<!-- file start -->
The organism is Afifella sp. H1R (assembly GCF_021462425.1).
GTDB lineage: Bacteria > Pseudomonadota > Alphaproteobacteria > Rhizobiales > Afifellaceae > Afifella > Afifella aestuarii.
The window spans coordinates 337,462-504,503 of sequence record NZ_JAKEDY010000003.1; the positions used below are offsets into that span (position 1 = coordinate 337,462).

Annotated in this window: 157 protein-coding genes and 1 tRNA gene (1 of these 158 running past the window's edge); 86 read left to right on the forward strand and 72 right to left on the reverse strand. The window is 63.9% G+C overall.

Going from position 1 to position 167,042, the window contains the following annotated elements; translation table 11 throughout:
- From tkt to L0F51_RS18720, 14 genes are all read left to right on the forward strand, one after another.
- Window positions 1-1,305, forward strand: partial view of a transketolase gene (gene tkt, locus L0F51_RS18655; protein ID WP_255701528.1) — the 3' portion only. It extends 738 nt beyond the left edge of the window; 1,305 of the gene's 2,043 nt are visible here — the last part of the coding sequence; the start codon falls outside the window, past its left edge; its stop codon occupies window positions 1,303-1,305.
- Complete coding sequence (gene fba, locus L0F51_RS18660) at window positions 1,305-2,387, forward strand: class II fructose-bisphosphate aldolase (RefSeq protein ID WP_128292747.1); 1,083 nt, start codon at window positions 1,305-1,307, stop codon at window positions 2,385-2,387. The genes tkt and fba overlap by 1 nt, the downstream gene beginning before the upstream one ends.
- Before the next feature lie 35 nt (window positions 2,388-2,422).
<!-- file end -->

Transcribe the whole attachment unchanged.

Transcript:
The organism is Afifella sp. H1R (assembly GCF_021462425.1).
GTDB lineage: Bacteria > Pseudomonadota > Alphaproteobacteria > Rhizobiales > Afifellaceae > Afifella > Afifella aestuarii.
The window spans coordinates 337,462-504,503 of sequence record NZ_JAKEDY010000003.1; the positions used below are offsets into that span (position 1 = coordinate 337,462).

Annotated in this window: 157 protein-coding genes and 1 tRNA gene (1 of these 158 running past the window's edge); 86 read left to right on the forward strand and 72 right to left on the reverse strand. The window is 63.9% G+C overall.

Going from position 1 to position 167,042, the window contains the following annotated elements; translation table 11 throughout:
- From tkt to L0F51_RS18720, 14 genes are all read left to right on the forward strand, one after another.
- Window positions 1-1,305, forward strand: partial view of a transketolase gene (gene tkt, locus L0F51_RS18655; protein ID WP_255701528.1) — the 3' portion only. It extends 738 nt beyond the left edge of the window; 1,305 of the gene's 2,043 nt are visible here — the last part of the coding sequence; the start codon falls outside the window, past its left edge; its stop codon occupies window positions 1,303-1,305.
- Complete coding sequence (gene fba, locus L0F51_RS18660) at window positions 1,305-2,387, forward strand: class II fructose-bisphosphate aldolase (RefSeq protein ID WP_128292747.1); 1,083 nt, start codon at window positions 1,305-1,307, stop codon at window positions 2,385-2,387. The genes tkt and fba overlap by 1 nt, the downstream gene beginning before the upstream one ends.
- Before the next feature lie 35 nt (window positions 2,388-2,422).